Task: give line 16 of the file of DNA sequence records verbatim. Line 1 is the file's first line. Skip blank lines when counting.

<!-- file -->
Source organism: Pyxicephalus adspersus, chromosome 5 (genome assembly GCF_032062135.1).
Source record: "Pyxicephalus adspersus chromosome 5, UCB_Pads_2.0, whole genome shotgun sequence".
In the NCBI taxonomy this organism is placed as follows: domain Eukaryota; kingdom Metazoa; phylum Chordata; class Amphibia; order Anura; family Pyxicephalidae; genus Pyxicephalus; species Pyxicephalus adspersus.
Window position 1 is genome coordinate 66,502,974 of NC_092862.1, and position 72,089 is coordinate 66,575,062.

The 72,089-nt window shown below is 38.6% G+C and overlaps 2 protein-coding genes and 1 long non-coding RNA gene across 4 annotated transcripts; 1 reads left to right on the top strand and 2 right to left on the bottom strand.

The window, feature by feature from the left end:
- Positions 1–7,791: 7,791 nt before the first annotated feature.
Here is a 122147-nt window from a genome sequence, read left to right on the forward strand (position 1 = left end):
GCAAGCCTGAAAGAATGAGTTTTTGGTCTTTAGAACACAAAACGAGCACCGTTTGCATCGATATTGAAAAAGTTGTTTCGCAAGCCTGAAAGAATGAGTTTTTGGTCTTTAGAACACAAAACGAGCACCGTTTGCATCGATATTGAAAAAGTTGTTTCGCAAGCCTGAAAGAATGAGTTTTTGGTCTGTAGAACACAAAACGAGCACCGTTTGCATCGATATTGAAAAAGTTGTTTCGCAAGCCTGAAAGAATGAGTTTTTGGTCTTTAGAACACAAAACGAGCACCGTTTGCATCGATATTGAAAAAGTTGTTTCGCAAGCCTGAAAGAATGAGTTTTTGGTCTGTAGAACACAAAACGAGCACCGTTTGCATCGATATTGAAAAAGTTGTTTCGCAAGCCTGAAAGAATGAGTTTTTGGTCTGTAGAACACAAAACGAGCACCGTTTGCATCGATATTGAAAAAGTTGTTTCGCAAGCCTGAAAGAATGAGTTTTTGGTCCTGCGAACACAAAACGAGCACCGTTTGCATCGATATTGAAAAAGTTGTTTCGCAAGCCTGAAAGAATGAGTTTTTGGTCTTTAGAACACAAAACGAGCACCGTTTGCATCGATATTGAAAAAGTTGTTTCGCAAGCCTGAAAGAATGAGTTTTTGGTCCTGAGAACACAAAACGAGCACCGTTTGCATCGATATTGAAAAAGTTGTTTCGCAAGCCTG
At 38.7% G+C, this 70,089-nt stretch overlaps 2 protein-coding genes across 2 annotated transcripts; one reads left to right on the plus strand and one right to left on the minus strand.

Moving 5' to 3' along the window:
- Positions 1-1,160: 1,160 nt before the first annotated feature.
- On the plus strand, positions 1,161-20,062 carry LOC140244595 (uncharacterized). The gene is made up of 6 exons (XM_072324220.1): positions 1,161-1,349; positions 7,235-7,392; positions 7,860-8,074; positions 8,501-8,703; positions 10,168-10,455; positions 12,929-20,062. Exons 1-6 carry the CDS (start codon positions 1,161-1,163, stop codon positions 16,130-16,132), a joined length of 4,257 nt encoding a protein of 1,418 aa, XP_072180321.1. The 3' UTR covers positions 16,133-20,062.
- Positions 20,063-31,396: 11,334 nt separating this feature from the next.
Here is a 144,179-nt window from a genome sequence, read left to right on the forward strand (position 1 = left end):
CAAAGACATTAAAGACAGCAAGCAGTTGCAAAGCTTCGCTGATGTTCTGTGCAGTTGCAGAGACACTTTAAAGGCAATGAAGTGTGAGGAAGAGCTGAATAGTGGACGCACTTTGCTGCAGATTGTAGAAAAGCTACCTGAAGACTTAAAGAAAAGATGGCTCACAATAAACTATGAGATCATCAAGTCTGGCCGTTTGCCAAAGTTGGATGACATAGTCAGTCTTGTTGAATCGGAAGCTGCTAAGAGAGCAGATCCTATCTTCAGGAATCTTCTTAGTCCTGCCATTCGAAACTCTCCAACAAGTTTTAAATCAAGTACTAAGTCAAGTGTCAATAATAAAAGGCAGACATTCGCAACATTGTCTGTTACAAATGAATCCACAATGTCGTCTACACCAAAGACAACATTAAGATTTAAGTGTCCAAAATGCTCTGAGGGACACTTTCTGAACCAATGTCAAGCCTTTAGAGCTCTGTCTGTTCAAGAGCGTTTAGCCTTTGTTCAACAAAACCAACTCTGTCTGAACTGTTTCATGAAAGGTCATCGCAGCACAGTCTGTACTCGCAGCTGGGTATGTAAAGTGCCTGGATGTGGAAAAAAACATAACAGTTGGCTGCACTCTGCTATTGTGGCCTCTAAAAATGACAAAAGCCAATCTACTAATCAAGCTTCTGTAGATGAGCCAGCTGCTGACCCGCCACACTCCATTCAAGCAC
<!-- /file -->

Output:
CAAAGACATTAAAGACAGCAAGCAGTTGCAAAGCTTCGCTGATGTTCTGTGCAGTTGCAGAGACACTTTAAAGGCAATGAAGTGTGAGGAAGAGCTGAATAGTGGACGCACTTTGCTGCAGATTGTAGAAAAGCTACCTGAAGACTTAAAGAAAAGATGGCTCACAATAAACTATGAGATCATCAAGTCTGGCCGTTTGCCAAAGTTGGATGACATAGTCAGTCTTGTTGAATCGGAAGCTGCTAAGAGAGCAGATCCTATCTTCAGGAATCTTCTTAGTCCTGCCATTCGAAACTCTCCAACAAGTTTTAAATCAAGTACTAAGTCAAGTGTCAATAATAAAAGGCAGACATTCGCAACATTGTCTGTTACAAATGAATCCACAATGTCGTCTACACCAAAGACAACATTAAGATTTAAGTGTCCAAAATGCTCTGAGGGACACTTTCTGAACCAATGTCAAGCCTTTAGAGCTCTGTCTGTTCAAGAGCGTTTAGCCTTTGTTCAACAAAACCAACTCTGTCTGAACTGTTTCATGAAAGGTCATCGCAGCACAGTCTGTACTCGCAGCTGGGTATGTAAAGTGCCTGGATGTGGAAAAAAACATAACAGTTGGCTGCACTCTGCTATTGTGGCCTCTAAAAATGACAAAAGCCAATCTACTAATCAAGCTTCTGTAGATGAGCCAGCTGCTGACCCGCCACACTCCATTCAAGCAC